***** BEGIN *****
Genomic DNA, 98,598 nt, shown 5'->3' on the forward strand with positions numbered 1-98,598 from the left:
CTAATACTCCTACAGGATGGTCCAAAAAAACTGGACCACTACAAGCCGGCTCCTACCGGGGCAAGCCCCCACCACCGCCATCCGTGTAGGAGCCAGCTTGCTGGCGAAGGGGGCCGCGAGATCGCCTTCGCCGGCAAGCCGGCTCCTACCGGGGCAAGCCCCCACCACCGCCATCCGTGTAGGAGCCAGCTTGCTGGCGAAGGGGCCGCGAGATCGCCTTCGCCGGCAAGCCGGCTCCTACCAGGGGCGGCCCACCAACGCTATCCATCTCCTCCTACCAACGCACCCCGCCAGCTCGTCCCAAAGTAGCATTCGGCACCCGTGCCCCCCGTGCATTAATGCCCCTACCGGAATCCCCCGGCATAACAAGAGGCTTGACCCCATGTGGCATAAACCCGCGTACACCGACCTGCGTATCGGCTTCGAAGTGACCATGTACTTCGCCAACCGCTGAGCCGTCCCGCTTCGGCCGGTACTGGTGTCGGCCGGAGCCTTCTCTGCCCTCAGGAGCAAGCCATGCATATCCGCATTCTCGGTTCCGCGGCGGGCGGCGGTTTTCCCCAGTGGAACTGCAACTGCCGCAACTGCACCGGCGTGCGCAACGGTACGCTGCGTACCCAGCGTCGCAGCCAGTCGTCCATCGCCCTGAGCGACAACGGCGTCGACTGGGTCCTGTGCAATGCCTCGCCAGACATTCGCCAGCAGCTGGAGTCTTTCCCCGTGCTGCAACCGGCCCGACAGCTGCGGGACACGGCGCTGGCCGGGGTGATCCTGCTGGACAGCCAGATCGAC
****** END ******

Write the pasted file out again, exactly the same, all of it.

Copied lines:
Genomic DNA, 98,598 nt, shown 5'->3' on the forward strand with positions numbered 1-98,598 from the left:
CTAATACTCCTACAGGATGGTCCAAAAAAACTGGACCACTACAAGCCGGCTCCTACCGGGGCAAGCCCCCACCACCGCCATCCGTGTAGGAGCCAGCTTGCTGGCGAAGGGGGCCGCGAGATCGCCTTCGCCGGCAAGCCGGCTCCTACCGGGGCAAGCCCCCACCACCGCCATCCGTGTAGGAGCCAGCTTGCTGGCGAAGGGGCCGCGAGATCGCCTTCGCCGGCAAGCCGGCTCCTACCAGGGGCGGCCCACCAACGCTATCCATCTCCTCCTACCAACGCACCCCGCCAGCTCGTCCCAAAGTAGCATTCGGCACCCGTGCCCCCCGTGCATTAATGCCCCTACCGGAATCCCCCGGCATAACAAGAGGCTTGACCCCATGTGGCATAAACCCGCGTACACCGACCTGCGTATCGGCTTCGAAGTGACCATGTACTTCGCCAACCGCTGAGCCGTCCCGCTTCGGCCGGTACTGGTGTCGGCCGGAGCCTTCTCTGCCCTCAGGAGCAAGCCATGCATATCCGCATTCTCGGTTCCGCGGCGGGCGGCGGTTTTCCCCAGTGGAACTGCAACTGCCGCAACTGCACCGGCGTGCGCAACGGTACGCTGCGTACCCAGCGTCGCAGCCAGTCGTCCATCGCCCTGAGCGACAACGGCGTCGACTGGGTCCTGTGCAATGCCTCGCCAGACATTCGCCAGCAGCTGGAGTCTTTCCCCGTGCTGCAACCGGCCCGACAGCTGCGGGACACGGCGCTGGCCGGGGTGATCCTGCTGGACAGCCAGATCGAC